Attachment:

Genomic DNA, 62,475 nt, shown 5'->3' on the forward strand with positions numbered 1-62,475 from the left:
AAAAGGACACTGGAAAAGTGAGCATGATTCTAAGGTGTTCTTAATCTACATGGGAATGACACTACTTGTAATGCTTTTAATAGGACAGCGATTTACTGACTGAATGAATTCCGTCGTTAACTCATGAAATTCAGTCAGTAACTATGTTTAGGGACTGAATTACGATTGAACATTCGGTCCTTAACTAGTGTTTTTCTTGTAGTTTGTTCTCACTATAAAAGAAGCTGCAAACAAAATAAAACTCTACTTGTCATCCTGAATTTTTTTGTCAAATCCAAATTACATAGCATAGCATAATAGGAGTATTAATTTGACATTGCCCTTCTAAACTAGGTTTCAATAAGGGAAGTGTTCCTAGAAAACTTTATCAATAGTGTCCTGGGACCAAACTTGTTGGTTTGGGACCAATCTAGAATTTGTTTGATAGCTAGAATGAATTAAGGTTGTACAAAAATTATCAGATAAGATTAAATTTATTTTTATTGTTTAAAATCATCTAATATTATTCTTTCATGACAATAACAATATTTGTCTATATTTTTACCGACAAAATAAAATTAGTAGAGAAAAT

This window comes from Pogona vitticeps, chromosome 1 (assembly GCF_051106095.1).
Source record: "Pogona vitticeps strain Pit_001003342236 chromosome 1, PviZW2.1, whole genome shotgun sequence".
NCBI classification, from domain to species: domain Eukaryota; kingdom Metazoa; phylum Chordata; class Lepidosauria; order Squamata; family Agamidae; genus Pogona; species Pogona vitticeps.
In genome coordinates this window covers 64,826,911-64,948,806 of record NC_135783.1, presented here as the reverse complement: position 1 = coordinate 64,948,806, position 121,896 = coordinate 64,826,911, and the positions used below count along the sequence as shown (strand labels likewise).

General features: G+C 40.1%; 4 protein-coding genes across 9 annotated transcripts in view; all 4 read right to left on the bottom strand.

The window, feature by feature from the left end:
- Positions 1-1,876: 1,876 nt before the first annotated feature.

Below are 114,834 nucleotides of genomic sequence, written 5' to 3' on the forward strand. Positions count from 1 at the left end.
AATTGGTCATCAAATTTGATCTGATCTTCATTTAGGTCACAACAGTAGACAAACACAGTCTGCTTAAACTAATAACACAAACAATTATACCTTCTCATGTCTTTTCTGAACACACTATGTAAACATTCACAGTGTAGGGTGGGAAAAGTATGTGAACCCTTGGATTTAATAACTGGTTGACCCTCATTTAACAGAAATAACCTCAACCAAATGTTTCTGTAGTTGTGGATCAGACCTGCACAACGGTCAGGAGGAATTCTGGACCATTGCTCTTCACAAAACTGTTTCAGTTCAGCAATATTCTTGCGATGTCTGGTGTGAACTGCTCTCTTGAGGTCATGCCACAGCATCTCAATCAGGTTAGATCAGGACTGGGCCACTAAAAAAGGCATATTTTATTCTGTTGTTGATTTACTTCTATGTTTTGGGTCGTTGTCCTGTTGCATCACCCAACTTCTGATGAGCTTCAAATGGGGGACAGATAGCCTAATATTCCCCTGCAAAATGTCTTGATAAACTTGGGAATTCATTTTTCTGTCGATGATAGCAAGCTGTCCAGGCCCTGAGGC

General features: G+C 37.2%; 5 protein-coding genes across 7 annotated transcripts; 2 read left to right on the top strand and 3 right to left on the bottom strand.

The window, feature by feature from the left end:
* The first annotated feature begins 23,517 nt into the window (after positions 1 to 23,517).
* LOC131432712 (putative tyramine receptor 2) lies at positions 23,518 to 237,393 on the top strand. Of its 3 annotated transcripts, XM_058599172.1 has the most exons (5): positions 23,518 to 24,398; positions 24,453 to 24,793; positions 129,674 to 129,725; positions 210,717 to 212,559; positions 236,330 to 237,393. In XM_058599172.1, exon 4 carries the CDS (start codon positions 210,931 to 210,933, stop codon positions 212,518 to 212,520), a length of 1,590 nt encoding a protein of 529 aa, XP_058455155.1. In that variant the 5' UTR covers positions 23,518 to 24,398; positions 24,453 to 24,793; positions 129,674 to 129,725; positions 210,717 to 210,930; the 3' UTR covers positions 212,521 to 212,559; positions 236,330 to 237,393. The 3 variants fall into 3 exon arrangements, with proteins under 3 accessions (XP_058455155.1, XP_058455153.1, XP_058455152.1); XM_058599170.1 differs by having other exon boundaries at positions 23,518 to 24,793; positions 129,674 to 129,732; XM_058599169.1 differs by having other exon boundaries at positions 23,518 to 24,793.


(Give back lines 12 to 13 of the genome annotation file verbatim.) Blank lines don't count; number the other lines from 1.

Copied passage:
General features: G+C 37.2%; 5 protein-coding genes across 7 annotated transcripts; 2 read left to right on the top strand and 3 right to left on the bottom strand.

The window, feature by feature from the left end: